Warning: if you don’t like articles that romanticize New York of the ’80s… well, dammit, read it anyway. A provocative take on The Beastie Boys, MCA and his legacy by a contemporary, David Zirin, sports editor of The Nation:
“The Beasties were global ambassadors from a lost New York City since smothered under the weight of police violence and gentrification. It was a city that churned out hip hop and basketball legends with arrogant ease. It was a city where the question ‘what do you do’ was less about your job than what you did after work. It was a city where the clubs you could get into were less important than the neighborhoods you could get into — and out of. It was a city where if you could see over the counter, you were getting served. It was a city where a scuffle on 42nd and Broadway might spark and you would not even blink.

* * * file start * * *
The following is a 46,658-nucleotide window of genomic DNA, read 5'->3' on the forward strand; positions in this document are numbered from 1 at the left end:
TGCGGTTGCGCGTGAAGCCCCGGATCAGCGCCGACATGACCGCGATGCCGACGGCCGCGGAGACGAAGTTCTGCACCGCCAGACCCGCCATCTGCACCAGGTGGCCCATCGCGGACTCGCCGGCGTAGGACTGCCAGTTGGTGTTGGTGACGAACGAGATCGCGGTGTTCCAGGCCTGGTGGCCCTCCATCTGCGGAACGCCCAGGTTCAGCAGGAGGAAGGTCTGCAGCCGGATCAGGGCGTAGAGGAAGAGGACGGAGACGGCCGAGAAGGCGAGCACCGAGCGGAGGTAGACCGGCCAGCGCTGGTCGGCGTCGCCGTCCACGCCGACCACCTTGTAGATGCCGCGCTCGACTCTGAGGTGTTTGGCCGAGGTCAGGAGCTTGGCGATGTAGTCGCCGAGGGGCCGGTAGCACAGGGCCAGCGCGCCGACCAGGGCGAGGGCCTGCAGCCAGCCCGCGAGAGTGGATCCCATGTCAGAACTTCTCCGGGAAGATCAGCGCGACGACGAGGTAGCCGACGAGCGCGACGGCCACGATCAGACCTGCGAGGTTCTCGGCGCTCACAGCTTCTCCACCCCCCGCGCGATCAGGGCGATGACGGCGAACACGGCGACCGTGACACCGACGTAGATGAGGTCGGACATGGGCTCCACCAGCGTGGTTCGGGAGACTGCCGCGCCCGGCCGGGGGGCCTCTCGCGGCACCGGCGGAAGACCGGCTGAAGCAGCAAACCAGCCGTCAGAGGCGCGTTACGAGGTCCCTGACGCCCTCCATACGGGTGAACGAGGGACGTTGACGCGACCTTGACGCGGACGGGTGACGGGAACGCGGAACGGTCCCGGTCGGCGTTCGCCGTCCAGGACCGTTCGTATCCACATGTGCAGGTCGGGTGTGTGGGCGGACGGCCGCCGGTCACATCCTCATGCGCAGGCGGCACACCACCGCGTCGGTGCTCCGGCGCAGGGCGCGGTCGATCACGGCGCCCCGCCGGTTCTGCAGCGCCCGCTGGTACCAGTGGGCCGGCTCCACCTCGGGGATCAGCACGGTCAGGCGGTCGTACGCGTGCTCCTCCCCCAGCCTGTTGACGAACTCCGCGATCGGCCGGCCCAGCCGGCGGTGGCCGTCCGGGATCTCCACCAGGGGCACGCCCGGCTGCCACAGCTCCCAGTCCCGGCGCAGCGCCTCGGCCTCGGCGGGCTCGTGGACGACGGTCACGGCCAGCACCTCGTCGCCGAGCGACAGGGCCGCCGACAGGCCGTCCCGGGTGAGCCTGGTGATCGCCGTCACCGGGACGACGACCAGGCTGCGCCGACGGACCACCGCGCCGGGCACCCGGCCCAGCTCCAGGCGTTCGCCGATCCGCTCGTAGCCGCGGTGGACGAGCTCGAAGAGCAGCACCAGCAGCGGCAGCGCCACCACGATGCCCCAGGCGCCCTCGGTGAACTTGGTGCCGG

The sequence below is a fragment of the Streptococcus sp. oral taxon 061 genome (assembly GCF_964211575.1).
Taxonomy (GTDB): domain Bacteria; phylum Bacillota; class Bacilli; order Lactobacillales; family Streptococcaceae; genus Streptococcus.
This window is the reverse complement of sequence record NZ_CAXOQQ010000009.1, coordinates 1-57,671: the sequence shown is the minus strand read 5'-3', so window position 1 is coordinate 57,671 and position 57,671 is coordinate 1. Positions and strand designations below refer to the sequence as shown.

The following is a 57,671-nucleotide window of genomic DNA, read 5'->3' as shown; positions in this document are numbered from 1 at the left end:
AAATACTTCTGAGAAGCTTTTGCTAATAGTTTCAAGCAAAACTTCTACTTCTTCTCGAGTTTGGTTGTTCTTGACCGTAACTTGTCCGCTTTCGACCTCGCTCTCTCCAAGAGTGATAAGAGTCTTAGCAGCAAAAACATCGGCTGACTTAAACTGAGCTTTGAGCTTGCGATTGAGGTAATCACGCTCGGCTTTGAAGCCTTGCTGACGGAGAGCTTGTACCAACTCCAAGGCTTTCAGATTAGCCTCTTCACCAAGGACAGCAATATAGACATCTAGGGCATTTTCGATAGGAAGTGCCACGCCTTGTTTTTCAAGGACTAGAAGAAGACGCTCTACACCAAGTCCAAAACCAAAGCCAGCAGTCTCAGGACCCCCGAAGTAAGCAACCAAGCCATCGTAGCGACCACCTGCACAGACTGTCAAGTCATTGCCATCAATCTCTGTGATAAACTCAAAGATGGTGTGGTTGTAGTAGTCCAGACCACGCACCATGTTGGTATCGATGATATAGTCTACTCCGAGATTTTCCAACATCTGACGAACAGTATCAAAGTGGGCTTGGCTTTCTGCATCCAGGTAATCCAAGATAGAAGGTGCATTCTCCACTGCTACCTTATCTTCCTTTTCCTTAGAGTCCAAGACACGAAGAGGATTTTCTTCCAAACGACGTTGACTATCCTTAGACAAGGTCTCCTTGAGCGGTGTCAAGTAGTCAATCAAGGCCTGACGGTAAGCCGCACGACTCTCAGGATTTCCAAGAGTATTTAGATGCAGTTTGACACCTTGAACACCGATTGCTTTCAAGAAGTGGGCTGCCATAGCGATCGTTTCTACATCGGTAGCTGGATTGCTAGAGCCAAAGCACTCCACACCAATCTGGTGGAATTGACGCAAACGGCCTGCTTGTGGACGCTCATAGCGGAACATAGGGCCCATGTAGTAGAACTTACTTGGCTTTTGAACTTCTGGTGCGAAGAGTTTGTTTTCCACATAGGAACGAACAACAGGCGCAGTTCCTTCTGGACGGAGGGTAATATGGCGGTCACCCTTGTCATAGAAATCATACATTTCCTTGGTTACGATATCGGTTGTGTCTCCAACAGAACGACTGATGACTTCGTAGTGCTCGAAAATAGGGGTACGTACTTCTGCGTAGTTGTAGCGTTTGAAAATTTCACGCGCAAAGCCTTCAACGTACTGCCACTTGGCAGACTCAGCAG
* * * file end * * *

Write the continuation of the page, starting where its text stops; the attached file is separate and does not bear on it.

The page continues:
“….Now that New York of the 1980s is as gone as a thirty-five-cent subway ride. Manhattan is an off-shore boutique and Brooklyn is where everyone wants to be and no one can afford to move.”
Read on about the New York that spawned the Beasties, and also about Yauch’s courage and principle: marching at OWS between cancer treatments, denouncing anti-Arab racism at the MTV Video Music Awards. Here’s the link, one more time.